Driving in the Rain
Here are some helpful hints on preparing your car and planning ahead for wet road travel.
If at all possible, avoid driving until conditions improve.
Consider alternate transportation options. Keep bus, train and subway schedules for your routes at home and at work, in case you can't drive.
Listen to your radio for weather and traffic information.
Check your car emergency kit. Replace missing items.
Make sure your spare tire is in good condition and properly inflated; carry a jack and other tire-changing tools with you.
Make sure your vehicle is in good operating condition, particularly the tires and windshield wipers.
Allow more travel time. If you're already running late, call ahead. Never try to make up time on the road.
WHN Tip: Always let someone know your departure time, expected arrival time and route.
Consider an alternate route if your normal route has roads that collect water.
Monitor weather conditions and seek shelter immediately if the storm seems severe. Listen to radio for traffic and weather reports.
While seemingly obvious - drive carefully and defensively. Water on the road can severely change your car's responsiveness and your reaction time.
Always have your headlights on so you can clearly be seen as well as your windshield wipers on so you can clearly see others.
Leave extra space between your car and the other cars on the road for extra braking time.
WHN Staff Tip: Safe Driving Distance
SmartMotorist.com recommends following the "three-second rule." (NOTE: The distance changes at different speeds. In bad weather, double or triple the three-second rule for added safety.)
- First select a fixed object on the road ahead such as a sign, tree or overpass.
- When the vehicle ahead of you passes the object, slowly count "one one thousand, two one thousand, three one thousand."
- If you reach the object before completing the count, you're following too closely. Making sure there are three seconds between you and the car ahead gives you time and distance to respond to problems in the lane ahead of you.
Stay in the middle lane if possible to avoid slippery shoulders and ditches. This can also give you added comfort in gauging your surroundings.
Avoid standing water – it could be hiding potholes, unseen hazards or lead to hydroplaning.
Issues with hydroplaning? Your tire tread - or lack thereof - can play a big role. Properly treaded tires will help reduce hydroplaning as they "throw" water from under the tire much better than balding treads.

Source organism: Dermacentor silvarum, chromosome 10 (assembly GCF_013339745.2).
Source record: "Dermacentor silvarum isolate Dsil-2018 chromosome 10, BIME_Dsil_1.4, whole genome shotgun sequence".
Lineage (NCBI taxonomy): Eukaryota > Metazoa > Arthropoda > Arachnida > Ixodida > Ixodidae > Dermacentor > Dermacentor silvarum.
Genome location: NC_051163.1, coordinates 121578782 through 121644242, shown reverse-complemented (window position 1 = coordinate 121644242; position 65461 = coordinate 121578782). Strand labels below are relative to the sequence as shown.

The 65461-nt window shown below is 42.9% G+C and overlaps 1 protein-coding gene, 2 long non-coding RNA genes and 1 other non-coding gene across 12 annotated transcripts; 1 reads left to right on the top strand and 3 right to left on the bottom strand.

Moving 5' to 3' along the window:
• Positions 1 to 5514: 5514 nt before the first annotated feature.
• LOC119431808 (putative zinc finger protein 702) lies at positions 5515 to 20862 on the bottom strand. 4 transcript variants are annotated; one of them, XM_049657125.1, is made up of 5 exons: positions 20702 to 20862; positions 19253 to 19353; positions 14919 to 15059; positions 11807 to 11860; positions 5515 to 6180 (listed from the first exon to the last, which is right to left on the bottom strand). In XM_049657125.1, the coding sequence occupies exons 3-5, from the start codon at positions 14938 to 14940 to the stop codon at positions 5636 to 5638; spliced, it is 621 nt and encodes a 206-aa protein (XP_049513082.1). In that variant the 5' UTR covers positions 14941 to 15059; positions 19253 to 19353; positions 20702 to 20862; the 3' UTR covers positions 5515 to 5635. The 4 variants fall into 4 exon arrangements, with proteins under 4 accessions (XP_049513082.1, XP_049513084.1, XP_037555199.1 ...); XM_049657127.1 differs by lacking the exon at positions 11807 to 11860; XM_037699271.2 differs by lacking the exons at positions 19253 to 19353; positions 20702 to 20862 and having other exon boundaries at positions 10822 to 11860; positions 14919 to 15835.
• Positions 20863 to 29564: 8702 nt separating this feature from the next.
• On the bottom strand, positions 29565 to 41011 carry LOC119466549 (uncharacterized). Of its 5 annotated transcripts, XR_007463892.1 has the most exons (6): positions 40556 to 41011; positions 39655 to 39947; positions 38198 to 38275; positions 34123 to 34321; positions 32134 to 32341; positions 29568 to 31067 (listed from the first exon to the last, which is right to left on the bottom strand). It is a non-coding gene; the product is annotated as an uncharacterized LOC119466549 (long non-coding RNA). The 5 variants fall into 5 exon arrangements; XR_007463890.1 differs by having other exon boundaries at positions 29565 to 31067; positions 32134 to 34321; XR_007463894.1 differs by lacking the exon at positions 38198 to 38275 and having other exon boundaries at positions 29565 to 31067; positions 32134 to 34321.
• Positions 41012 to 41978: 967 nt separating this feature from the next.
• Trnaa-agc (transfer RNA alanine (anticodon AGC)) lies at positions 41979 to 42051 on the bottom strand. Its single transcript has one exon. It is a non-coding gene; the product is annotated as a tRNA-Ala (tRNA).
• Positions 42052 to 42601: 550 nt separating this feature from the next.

If hydroplaning, resist the temptation to immediately brake hard or turn the wheel - there's a good chance you'll lose control. Slow the car by easing off the gas pedal and wait until contact is reestablished with the road before attempting to lightly pump your brakes. If ABS (anti-lock), break normally in one steady motion.
After driving through a pool of water, tap on your brake pedal lightly to dry off your brakes (specifically the rotors). Why? Wet brakes do not react as quickly as dry brakes and what you may be accustomed to.
Keep an eye out for pedestrians. The combination of dark umbrellas, dark clothing and a lot of water on your windshield can make for a pedestrian that is very difficult to see. Pay extra attention.
Pay attention to your gauges, unusual noises and other sights and sounds coming from your car. If something seems unusual, be sure to have a professional check it out.
Use your best judgment. If you can't see road signs or cars in front of you, consider pulling over and wait out the heavy rainfall.
Have Time? Prep Your Car
Check the following items:
Recharge or replace weak batteries. If your battery is 4-5 years old, you may want to replace it. Have your whole charging system checked out by a professional.
Have your brakes checked by your mechanic.
- Exhaust System
Have the exhaust system fully checked for leaks.
Check fluid levels, battery posts, voltage regulator and alternator or generator.
WHN Tip: Change your oil and oil filter as needed — for most cars that's every 3,000 miles. Your owner's manual and dealer can give you specifics for your make/model.
- Heating and Cooling System
Check your radiator and hoses for cracks and leaks.
Make sure the radiator cap, water pump and thermostat work properly.
Anti-freeze should be changed at least every two years. Have it changed now if you didn't do it last year.
Test the functioning of the heater and defroster.
- Ignition System
Look for and replace damaged or worn out wires, caps or plugs.
Make sure all lights are functioning properly.
Check if the fuses are working properly. Keep extra fuses in your car just in case.
Traction is the key to good movement, turning and stopping on wet surfaces. The deeper the tread on your tires, the more water can be channeled out from under the tire and the more traction you'll have.
Check your owner's manual or door frame for the maximum pressure amount for your tires. Do not go above that pressure point.
Make sure to have the same tires on all four wheels. This will keep your car stable.
Check your spare tire regularly.
- Windshield Wipers and Washer
Make sure there is enough windshield washer fluid in the reservoir. Carry an extra jug in the vehicle.
Make sure wipers are in good condition (blades that streak should be replaced). Replace your windshield wipers at least once a year.
Safety12 Winter Driving Tips from Experts